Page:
If history is any guide, Congress will almost certainly pass one or more stopgap spending measures before reaching a final agreement on funding for fiscal year 2017. The question now becomes whether the current Congress and outgoing president will finalize an agreement in the lame-duck session or instead hand off responsibility for the final negotiations to the 115th Congress and the incoming administration.
Members of Congress will return from their lengthy election-year recess on Sept. 6, leaving them with just a few weeks to either quickly conclude work on all 12 appropriations bills or pass a stopgap funding measure to keep the government running past the end of the fiscal year on Sept. 30.
The latter outcome is virtually certain at this point, as none of the appropriations bills have made it to the president’s desk and many members of Congress are loath to pass all 12 in a massive omnibus spending bill before the general election on Nov. 8. In addition, after the politically damaging government shutdown of 2013, members appear to have little interest in forcing another shutdown. Accordingly, negotiations are now focused on determining how long the stopgap measure, known as a continuing resolution (CR), should last.
The length of the CR, or series of CRs, will be the product of high-stakes bargaining between the leadership of both parties. Initial reports suggest that at least two options are being seriously considered: a CR that punts consideration of spending bills just past the election or a CR that extends past Inauguration Day.
The former option would give the current Congress and the departing president another opportunity to craft a final spending agreement. The latter would allow the 115th Congress and the incoming administration to take over the negotiations. Given that control of the House, Senate, and White House could all flip in the election, the negotiation strategy of each party is likely based on whether the party expects to have more or less leverage after the election.
Budget process breaks down, as usual
House and Senate Republicans, the majority party in both chambers, made restoring “regular order” to the appropriations process a high priority on their legislative agenda this year. They had some success on that front, as the appropriations committees of both chambers approved all 12 spending bills. However, procedural hurdles and wrangling over controversial amendments once again torpedoed any hopes of an orderly appropriations process.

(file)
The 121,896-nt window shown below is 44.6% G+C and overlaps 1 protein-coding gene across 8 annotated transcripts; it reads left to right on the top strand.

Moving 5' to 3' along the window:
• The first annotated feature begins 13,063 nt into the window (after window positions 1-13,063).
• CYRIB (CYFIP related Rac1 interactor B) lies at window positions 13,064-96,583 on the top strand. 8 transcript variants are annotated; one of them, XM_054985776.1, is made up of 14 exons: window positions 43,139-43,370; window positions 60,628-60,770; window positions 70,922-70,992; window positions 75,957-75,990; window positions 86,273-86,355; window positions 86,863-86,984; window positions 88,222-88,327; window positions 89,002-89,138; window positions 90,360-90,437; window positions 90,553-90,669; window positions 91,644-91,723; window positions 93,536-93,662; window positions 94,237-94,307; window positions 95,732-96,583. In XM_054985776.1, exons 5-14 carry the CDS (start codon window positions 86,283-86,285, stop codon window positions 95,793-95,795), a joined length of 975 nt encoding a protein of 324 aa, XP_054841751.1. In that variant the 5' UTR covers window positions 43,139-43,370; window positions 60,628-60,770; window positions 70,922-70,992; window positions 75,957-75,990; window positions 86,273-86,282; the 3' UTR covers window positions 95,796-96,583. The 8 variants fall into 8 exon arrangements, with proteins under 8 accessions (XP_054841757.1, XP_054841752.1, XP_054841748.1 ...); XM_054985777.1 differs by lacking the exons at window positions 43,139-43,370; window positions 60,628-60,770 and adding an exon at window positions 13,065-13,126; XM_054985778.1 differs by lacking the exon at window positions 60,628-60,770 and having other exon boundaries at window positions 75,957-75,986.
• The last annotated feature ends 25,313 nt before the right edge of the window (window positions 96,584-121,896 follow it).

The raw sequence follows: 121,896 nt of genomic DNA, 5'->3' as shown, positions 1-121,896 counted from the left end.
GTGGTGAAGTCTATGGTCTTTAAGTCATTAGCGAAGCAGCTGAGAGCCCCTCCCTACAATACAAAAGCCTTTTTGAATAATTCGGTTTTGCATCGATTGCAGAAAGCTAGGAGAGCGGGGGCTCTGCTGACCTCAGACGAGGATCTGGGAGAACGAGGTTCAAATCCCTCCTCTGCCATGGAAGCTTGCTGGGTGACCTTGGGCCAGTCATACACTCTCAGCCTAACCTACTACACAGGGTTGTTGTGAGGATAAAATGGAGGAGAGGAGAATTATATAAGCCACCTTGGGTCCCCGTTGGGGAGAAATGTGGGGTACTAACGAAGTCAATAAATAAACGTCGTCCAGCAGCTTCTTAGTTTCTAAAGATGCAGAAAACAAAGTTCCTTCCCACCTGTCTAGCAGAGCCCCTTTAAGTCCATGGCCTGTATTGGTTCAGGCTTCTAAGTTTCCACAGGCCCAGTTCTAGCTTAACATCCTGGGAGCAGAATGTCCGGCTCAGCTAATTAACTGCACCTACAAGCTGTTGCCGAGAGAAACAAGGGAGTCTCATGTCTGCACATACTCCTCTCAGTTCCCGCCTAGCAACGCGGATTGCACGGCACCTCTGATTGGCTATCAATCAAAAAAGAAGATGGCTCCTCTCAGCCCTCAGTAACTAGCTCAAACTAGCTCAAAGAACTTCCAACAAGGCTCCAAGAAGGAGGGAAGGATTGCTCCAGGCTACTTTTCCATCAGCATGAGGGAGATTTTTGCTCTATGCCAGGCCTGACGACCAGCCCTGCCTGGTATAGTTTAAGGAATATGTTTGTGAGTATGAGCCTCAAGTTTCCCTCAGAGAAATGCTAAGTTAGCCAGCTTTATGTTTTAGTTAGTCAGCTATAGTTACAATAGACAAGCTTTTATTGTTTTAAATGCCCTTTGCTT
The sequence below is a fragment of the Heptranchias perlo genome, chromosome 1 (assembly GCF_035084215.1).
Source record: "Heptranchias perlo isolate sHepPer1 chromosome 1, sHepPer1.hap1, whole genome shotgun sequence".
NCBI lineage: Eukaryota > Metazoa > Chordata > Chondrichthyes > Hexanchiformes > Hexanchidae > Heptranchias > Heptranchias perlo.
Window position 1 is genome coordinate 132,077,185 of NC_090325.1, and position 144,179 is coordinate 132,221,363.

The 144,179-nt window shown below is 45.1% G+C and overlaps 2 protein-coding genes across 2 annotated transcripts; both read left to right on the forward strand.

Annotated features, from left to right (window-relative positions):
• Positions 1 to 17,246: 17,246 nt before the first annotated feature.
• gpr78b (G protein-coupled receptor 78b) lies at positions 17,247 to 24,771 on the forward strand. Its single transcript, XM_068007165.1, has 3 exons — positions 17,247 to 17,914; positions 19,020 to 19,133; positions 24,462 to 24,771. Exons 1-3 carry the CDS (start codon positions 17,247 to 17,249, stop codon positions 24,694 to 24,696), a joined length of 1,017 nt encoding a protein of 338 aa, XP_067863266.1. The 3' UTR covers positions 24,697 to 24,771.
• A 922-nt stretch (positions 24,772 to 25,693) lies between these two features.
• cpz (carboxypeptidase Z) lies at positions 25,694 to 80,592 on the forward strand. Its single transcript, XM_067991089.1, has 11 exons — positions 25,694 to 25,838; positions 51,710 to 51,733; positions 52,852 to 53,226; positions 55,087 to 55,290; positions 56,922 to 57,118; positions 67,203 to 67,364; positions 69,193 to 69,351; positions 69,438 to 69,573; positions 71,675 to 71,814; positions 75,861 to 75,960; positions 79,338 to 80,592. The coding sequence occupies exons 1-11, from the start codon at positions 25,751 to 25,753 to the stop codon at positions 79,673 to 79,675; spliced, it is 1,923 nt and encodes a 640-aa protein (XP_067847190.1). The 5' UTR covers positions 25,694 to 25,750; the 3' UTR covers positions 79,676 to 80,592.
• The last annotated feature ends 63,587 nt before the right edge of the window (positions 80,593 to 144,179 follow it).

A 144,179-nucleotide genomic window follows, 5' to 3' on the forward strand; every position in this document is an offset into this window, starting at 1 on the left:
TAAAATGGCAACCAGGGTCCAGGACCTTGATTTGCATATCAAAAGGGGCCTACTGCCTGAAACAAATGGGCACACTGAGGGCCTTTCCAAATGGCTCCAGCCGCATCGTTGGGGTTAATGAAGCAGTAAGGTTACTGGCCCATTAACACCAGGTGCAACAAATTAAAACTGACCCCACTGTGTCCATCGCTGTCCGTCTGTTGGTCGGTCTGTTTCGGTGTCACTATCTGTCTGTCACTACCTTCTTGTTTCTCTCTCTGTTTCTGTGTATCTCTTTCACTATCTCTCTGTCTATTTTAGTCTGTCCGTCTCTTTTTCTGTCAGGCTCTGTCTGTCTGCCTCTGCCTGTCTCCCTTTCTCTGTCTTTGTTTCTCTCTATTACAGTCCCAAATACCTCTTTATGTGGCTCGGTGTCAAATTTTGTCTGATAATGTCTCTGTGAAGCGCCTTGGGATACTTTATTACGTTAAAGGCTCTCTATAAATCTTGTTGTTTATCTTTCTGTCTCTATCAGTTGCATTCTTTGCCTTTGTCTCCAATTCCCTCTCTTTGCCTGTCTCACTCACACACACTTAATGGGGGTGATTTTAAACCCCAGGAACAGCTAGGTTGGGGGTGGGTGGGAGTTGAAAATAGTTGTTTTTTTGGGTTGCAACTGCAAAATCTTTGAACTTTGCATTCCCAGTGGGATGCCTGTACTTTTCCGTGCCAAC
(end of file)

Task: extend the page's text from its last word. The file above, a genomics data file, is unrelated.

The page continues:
To date, the House has passed five of the spending bills whereas the Senate has passed only one, the Energy and Water Development Appropriations bill which funds the Department of Energy. Even approving this one relatively uncontroversial bill proved to be a feat, as an amendment which would have banned future purchases of heavy water from Iran initially derailed the bill, as reported on in FYI #51. The House’s version of the Energy-Water bill was also bogged down by controversial amendments, and ultimately failed on a vote of 112 to 305.
Other bills funding large amounts of R&D—namely the Commerce-Justice-Science, Defense, and Labor-Health & Human Services-Education appropriations bills—did not fare any better. The Senate began floor consideration of the CJS bill, but ultimately set it aside due to debates over gun control amendments. The House did manage to pass the Defense spending bill, but the Senate’s version stalled on the floor. Neither full chamber took up the Labor-HHS-Education bill.
None of this is particularly surprising given that reliance on CRs has become the norm in recent decades. The below chart displays the number and duration of CRs from fiscal year 1998 onward.
CRs create uncertainties